As society collectively works through whether any of the disgraced individuals that #MeToo has taken down can be redeemed, and what steps are necessary for that redemption to happen, we will continue to navigate the delicate dance between personal forgiveness and public justice necessary for lasting reconciliation. In doing so, Conti’s actions at the end of ¡Figaro! (90210) can serve as an interesting test case, a hypothetical counterbalance to how things keep playing out in the real-world, where non-apologies that abnegate responsibility and intimate that the real problem is the victim’s inability to “move on” justifiably fan the flames of escalating resentment.


Maybe one day soon, public humiliation might regularly inspire unequivocal admissions of guilt, apologies for the damage done, and humble resolutions to do better. While we wait for that to happen, however, it is only natural that Paul Conti’s misconduct will be conflated with the high crimes and misdemeanors of much, much worse men in the real world, and the ending of ¡Figaro! (90210) will remain a conflicted one, as head and heart pull in different directions. And yet, this too I think is what the original authors intended.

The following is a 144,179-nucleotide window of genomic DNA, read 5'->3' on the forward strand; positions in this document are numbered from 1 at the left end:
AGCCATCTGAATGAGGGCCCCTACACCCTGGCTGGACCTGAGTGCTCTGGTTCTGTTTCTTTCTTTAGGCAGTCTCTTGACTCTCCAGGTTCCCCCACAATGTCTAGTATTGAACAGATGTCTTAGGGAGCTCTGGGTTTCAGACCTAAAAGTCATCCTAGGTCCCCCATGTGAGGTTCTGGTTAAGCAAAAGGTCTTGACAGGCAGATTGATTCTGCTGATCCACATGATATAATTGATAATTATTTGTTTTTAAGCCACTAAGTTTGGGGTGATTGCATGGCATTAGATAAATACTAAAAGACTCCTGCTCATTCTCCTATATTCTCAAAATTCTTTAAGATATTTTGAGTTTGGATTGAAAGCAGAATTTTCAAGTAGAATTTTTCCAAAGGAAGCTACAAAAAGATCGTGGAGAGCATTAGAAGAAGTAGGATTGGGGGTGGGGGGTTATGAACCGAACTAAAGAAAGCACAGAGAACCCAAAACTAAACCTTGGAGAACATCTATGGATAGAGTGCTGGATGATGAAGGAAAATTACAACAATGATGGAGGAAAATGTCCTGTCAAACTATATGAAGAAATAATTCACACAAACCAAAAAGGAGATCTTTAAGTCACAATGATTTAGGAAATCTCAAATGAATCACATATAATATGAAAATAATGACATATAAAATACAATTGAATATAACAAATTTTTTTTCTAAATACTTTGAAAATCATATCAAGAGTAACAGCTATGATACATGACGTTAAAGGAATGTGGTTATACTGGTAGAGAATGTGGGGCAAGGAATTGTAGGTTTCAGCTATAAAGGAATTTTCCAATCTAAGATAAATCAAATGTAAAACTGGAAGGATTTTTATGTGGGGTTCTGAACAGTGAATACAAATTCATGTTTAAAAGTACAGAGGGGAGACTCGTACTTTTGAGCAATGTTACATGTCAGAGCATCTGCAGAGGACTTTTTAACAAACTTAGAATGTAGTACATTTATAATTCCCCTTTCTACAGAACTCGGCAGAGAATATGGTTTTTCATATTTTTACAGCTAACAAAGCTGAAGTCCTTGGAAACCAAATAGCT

Those feeling that our country is coming apart at the seams would feel quite at home in the Europe of 1786, when The Marriage of Figaro premiered. Three years prior to the storming of the Bastille, it was not only in France that economic crisis, political polarization and the viral spread of “dangerous” ideas combined to fan the flames of revolution.


In creating his Count, Beaumarchais only stayed as far away from direct indictments of real-life nobility as required by the censors; Figaro’s speeches railing against the Count’s corruption seem designed to invite audience testimonials of even worse behavior. And yet, perhaps recalling that this reviled stand-in for the worst abuses of the ancien régime started out life as the idealistic young hero of The Barber of Seville, Mozart grants him a supremely transcendent musical moment of grace.


What precipitates this moment of grace is not forgiveness – that is the outcome; its inspiration is an apology – not an “I’m sorry you feel that way” or “I’m sorry my intentions were misunderstood” but a simple, genuine apology for the hurt he has inflicted.


Considering the original opera, written as a continent-wide revolution was brewing, I can’t help but think that its creators meant to offer a way out of the madness. Without forgiveness human community is doomed, they tell us; but forgiveness requires responsibility, remorse, and a resolution to do better. Perhaps it’s not too late, this time around, for us to heed their advice.